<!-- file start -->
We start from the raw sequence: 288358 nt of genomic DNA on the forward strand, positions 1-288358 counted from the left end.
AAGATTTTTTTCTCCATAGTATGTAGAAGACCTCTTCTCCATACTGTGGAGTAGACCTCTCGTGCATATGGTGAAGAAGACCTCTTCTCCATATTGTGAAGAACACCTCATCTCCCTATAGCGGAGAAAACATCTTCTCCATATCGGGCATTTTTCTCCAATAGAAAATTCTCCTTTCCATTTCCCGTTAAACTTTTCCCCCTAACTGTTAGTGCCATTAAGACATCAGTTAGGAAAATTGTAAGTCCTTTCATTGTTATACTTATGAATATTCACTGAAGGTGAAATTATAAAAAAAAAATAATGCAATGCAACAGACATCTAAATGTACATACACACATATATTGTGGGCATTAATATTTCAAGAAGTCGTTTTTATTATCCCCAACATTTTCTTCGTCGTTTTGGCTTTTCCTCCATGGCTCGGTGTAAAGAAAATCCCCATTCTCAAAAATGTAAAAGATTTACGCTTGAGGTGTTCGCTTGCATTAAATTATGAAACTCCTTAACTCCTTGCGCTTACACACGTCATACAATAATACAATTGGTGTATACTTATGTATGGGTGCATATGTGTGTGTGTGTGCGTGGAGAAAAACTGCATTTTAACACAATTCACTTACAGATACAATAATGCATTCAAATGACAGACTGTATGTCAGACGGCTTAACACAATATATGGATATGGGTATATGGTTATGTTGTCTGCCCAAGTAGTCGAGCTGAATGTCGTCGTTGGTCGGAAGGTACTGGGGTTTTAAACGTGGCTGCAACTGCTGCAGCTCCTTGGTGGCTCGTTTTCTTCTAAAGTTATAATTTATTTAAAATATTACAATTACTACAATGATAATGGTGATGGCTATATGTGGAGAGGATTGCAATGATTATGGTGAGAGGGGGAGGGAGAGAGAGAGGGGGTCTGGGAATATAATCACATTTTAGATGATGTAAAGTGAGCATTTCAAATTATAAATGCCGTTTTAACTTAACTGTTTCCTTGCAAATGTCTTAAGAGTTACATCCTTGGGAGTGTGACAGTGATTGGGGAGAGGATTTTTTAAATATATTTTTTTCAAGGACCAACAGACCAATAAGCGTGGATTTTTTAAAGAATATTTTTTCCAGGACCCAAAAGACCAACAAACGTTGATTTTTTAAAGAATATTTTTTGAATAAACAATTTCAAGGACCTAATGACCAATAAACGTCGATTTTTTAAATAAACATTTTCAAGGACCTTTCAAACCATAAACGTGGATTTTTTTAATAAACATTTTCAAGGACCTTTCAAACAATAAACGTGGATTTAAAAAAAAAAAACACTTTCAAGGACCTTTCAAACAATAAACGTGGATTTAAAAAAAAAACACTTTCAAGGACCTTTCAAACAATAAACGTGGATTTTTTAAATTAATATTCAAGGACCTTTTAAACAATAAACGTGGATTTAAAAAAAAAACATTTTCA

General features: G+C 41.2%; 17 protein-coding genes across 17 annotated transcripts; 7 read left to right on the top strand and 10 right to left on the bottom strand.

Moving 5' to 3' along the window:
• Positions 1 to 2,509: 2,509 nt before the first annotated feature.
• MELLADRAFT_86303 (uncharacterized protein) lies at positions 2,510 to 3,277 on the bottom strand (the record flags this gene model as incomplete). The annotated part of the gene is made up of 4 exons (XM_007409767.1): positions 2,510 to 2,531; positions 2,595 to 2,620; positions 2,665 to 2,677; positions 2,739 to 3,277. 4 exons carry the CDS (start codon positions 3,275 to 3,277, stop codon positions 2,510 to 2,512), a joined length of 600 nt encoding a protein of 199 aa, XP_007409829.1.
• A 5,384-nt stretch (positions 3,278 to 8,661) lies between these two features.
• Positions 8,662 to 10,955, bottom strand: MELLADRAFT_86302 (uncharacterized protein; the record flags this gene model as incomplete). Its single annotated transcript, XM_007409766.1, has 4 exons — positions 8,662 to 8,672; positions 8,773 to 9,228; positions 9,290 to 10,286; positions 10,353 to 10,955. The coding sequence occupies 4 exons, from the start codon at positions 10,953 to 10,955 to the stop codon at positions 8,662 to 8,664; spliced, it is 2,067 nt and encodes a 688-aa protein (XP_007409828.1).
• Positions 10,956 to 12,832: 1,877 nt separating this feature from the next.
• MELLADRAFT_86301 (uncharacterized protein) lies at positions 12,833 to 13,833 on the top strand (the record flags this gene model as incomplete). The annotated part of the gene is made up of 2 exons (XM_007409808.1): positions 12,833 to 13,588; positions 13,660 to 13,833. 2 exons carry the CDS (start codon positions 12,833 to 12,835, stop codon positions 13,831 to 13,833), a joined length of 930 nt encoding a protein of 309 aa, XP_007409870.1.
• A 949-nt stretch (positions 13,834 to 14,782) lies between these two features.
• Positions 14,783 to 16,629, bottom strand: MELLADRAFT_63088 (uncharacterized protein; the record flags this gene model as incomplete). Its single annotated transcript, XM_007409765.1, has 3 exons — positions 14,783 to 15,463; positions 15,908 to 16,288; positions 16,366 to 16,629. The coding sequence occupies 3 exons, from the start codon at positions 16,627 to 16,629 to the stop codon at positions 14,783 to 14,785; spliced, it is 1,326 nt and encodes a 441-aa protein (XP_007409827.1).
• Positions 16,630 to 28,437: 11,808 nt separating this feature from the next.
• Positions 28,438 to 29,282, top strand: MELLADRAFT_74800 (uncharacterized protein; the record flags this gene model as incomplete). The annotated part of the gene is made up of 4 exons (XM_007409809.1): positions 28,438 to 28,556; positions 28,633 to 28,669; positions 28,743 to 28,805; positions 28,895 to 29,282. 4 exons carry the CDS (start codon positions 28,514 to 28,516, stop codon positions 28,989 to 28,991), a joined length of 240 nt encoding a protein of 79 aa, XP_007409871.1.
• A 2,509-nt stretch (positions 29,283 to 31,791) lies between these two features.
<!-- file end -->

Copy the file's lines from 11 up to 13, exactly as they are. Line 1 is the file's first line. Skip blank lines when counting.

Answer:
• A 949-nt stretch (positions 13,834 to 14,782) lies between these two features.
• Positions 14,783 to 16,629, bottom strand: MELLADRAFT_63088 (uncharacterized protein; the record flags this gene model as incomplete). Its single annotated transcript, XM_007409765.1, has 3 exons — positions 14,783 to 15,463; positions 15,908 to 16,288; positions 16,366 to 16,629. The coding sequence occupies 3 exons, from the start codon at positions 16,627 to 16,629 to the stop codon at positions 14,783 to 14,785; spliced, it is 1,326 nt and encodes a 441-aa protein (XP_007409827.1).
• Positions 16,630 to 28,437: 11,808 nt separating this feature from the next.